Essential Skin Care Guidelines for Incontinence

Good skin care is essential for people who have to manage incontinence as they are at greater risk of skin damage. Excess moisture and bacteria from urine and faeces can make skin problems such as redness, irritation, yeast infections, urinary tract infections and even bed sores (pressure sores) more likely (Gray, 2002).

IAD (Incontinence Associated Dermatitis) is an irritant or contact type of skin inflammation that is confined to the continence pad area (Buttocks, hips, genitals and the area between the pelvis and rectum), therefore highlighting the importance of preventative and protective skin care regimes for those who are reliant on continence pads.

Taking Care of Your Skin

Using Continence Pads can actually make skin problems worse as these products tend to keep the urine or faeces in constant contact with the skin (Coven, 2010). Special care must be taken to keep the skin clean and dry.

The following are general guidelines:

Intact Skin - Mild to Severe Incontinence

    • Clean the entire genital area daily, whenever a continence pad is changed or following a significant episode of urinary leakage. Ensure you clean and dry the area right away.
    • Clean the skin with mild cleansers that do not irritate or dry the skin. These products include foams, sprays and wet wipes (individual deposable towelettes).
    • Avoid alkaline soaps and detergents. It is important to ensure the products that you choose maintain the skin pH at 5.5.
    • Consider using a skin sealant or moisture barrier cream to promote good skin integrity.
    • Apply a moisturiser if the skin is dry - avoid products that have alcohol in them, as they may irritate the skin. If you are receiving radiotherapy, ask your health care professional if it is okay to use any creams or lotions (Coven, 2010).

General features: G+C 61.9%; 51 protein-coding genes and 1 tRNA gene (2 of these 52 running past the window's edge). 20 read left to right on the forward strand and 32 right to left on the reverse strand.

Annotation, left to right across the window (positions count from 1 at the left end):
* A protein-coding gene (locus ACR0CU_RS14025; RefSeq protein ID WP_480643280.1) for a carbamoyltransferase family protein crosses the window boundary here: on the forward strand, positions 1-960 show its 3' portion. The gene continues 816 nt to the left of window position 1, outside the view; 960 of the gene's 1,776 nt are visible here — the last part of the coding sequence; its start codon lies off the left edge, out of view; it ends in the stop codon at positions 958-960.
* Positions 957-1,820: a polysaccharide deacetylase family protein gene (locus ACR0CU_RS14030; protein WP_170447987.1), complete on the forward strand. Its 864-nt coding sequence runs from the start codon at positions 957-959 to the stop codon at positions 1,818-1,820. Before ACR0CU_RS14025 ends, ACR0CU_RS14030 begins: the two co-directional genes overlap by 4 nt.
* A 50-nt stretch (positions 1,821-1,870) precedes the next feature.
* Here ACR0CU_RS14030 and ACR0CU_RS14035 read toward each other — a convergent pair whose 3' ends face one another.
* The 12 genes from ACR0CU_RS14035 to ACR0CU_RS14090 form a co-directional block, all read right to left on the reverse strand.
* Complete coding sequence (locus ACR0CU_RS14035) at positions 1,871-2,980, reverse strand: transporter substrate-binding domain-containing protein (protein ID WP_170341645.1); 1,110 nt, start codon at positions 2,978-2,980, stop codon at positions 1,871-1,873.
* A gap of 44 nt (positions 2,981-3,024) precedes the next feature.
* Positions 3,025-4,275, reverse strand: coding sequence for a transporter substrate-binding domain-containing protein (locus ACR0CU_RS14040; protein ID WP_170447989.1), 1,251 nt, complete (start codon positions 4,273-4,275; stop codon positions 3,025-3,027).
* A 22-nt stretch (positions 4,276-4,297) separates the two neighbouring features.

• Apply a barrier cream or foam if the skin is chapped (reddening) after cleansing. Creams or ointments that contain Zink Oxide, lanolin or petrolatum form a protective barrier on the skin – be cautious that they do not clog the continence aid, reducing its absorption capabilities and leaving the skin wet. Some skin care products (often in form of foam, spray or towelette) will create a clear, protective film over the skin.
    • Even if you use these products, you must always clean the skin after each episode of incontinence. Reapply the product after cleaning and drying the skin.

Faecal Incontinence

      • Clean the entire genital area daily or following an episode of faecal soiling. Once faecal soiling has occurred it is recommended to change the continence pad as soon as possible. Ensure you clean and dry the area right away.
      • Routinely apply a moisture barrier cream or ointment to help protect the skin.

Optimal skin integrity for those who live with incontinence can be achieved by routine perineal skin care that consists of 3 steps: cleansing, moisturising and protection.

The Menalind® Professional Cleansing Range

Menalind Professional Skin Care Range

The Menalind® professional cleansing range by HARTMANN are developed with the input of dermatologists and are buffered at pH 5.5 to protect and maintain the natural acid mantle of the skin. Nourishing ingredients of panthenol, chamomile and skin protecting creatine ensure that skin is cleaned and well cared for while the odour neutralisers keep the skin fresh.

The Menalind® professional protection range has been developed specifically to protect skin under stress due to incontinence and bed confinement by forming an invisible protective barrier on the skin. The nourishing ingredients creatine and panthenol provide a moisturising and soothing effect on the skin.

This must be combined with the application of a continence device that minimizes or prevents exposure of the perineal (genital) skin to urinary or feacal incontinence and at the same time helps facilitate an environment that maintains the natural pH of the skin at 5.5 such as the MoliCare continence range by HARTMANN.

With this combination, existing perineal skin problems may be reversed and further problems can be prevented until an individualized plan for continence management is formulated and implemented (Gray, 2002).

 

 

This article is sponsored by HARTMANN

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Referenced from:

    •  1. Colven R & Zieve D. Skin Care and Incontinence; December 3, 2010. Available at: https://www.nlm.nih.gov/medlineplus/ency/article/003976.htm. Accessed January 11, 2012. 
    • 2. Gray M, Ratcliff C, Donovan A. Perineal skin care for the incontinent patient. Adv Skin Wound Care. 2002; 15: 170-175